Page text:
DOOR vs Win Ratio vs Ordinal Logistic Regression

I’m looking for advice in the design of a comparative effectiveness RCT. Importantly, the RCT is in extremely premature infants receiving intensive care, where there is high early mortality and some relevant clinical outcomes cannot be measured until later in development. For example, diagnosis of the morbidity retinopathy of prematurity requires the infant to survive for multiple months (one must wait until the eye vessels develop to see if there is problem).

The trial studies an intervention that might impact death (safety/harm outcome) and, for the sake of simplicity, a single morbidity (efficacy outcome) at this later fixed time point.

Because of competing risks (death precludes the morbidity), it is standard our field to use a composite outcome (“death or morbidity” or its complement) as the primary outcome. This is way that nearly every trial in this population published in NEJM or JAMA in the past 2 decades has been done.

As I see it, accounting for both death and morbidity could be done in 2 ways:

A) pick “survival without morbidity” as a dichotomous binary (this is like our -efficacy / -harm cell in the 2x2 below and is the most desirable outcome) and do a standard frequentist or Bayesian analysis

B) incorporate the information in the other 3 cells of the 2x2 table into the outcome - this increases information richness and may be valuable both clinically and statistically

Three options to pursue #2:
#1) use DOOR with an ordered ordinal outcome (survival without morbidity / survival with morbidity / death — due to the nature of morbidity not appearing until later, the 4th cell, “death with morbidity” is a bit tricky to conceptualize)

#2) use a win ratio (first compare on survival; then, among survivors, compare on morbidity)

#3) use ordinal logistic regression as commonly advocated for here, ordered as survival without morbidity / survival with morbidity / death

I think most people would agree that option B is superior to option A. Why discard the additional information from the other cells? But I’m particularly interested in which approach to incorporating that information I should pick and why. I see pros/cons to each related to interpretation (all models are “false,” but each brings different value). Specifically, if we’re optimizing for statistical efficacy in selecting a primary outcome and analysis, which is best? Has anyone looked at statistical efficiency across these 3 similar methods? (And does it vary in different scenarios?)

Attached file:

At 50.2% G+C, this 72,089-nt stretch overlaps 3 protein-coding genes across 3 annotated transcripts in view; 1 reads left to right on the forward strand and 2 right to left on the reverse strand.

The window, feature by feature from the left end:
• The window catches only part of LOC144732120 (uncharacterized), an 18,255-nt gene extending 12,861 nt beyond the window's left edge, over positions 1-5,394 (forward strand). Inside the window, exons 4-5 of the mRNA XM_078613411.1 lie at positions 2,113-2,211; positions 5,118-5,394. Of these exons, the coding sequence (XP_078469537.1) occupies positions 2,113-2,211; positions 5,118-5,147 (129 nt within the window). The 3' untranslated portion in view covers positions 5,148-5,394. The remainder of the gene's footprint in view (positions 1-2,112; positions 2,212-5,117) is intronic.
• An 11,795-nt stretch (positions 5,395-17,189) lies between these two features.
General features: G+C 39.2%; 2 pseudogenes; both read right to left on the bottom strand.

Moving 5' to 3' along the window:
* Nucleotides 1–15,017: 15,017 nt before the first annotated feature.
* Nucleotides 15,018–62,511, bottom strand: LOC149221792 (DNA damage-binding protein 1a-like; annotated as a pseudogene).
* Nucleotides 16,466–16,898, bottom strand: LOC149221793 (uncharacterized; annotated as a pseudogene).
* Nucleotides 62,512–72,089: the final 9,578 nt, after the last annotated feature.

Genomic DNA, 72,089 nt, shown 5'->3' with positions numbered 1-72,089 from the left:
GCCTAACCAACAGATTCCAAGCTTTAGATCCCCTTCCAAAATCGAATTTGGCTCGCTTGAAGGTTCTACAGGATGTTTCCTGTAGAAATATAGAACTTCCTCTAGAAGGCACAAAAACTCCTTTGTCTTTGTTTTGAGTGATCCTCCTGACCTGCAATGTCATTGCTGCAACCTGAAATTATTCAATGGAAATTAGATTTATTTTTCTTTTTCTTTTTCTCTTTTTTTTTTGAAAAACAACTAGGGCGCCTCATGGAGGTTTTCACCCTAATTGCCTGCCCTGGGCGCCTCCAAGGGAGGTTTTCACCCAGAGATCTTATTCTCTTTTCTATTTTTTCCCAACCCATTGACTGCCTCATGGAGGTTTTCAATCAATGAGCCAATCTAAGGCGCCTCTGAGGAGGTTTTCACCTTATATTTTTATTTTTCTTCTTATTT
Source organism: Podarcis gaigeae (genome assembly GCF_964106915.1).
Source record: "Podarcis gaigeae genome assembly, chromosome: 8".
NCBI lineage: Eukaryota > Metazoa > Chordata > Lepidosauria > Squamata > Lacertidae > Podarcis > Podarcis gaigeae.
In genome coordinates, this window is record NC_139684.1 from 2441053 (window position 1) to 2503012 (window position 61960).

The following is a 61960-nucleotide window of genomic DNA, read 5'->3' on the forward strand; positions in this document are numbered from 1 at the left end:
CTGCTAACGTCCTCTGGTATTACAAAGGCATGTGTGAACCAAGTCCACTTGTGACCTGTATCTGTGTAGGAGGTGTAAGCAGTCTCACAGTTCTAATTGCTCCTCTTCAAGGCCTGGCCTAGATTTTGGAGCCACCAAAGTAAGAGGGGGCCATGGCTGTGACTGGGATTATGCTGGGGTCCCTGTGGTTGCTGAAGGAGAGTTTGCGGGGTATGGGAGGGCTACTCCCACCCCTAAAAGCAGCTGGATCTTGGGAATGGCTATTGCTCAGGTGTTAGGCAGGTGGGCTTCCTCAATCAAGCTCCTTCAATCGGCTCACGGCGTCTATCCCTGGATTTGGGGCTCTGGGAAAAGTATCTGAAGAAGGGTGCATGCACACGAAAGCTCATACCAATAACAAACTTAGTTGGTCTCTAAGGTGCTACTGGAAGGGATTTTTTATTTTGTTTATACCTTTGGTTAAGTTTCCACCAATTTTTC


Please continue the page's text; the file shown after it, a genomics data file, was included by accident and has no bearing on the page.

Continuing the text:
Thanks for any input this thoughtful group can offer.


p.s. Of course, the above could be done using additional graduations (such as survival w/o morbidity → survival w/ 1 morbidity → survival w/ 2 morbidities → survival w/ 3 morbidities → death). I’ve simplified here because I found it easier to conceptualize using 2x2 tables.

Neither WIN or DOOR can handle missing data in a time interval or can provide a clinical estimand such as mean time well (not sick or dead) or the probability of being sick or dead at time t. To get full efficiency, flexibility, and interpretability requires respecting the raw data. The raw data consist of times and current patient status at those times, in other words, longitudinal data with ordinal or categorical Y. The natural choice of models is a state transition model. Continuous time STMs are available and discussed beautifully in one of the vignettes in the R survival package. Discrete time STMs allow multiple events as well as continuous outcomes mixed with them, because they allow for ordinal patient status within a time period. See this for more background and for a detailed case study, with R code.

Thank you! All of the morbidity states being considered are yes/no and permanent when diagnosed - they just require a fixed duration of survival to assessment/diagnosis. There is no new longitudinal information between birth and the later time of assessment for the morbidity; survival is the only outcome that can change prior to this later assessment (and precludes this later assessment/diagnosis of morbidity).

To avoid terminology and physiology that might not be familiar, a good analogy would be if I was studying whether, say, giving a baby $1000 in the bank at birth affected whether the child passed a national exam that is given to every child at age 16.

  1. Does this issue about risk time affect the utility of the longitudinal ordinal model?

  2. Also, based on your response, are there ever good reasons to use DOOR or the win ratio?


  1. not sure
  2. no, they can’t overcome the problems I listed, especially in describing treatment benefit in clinical terms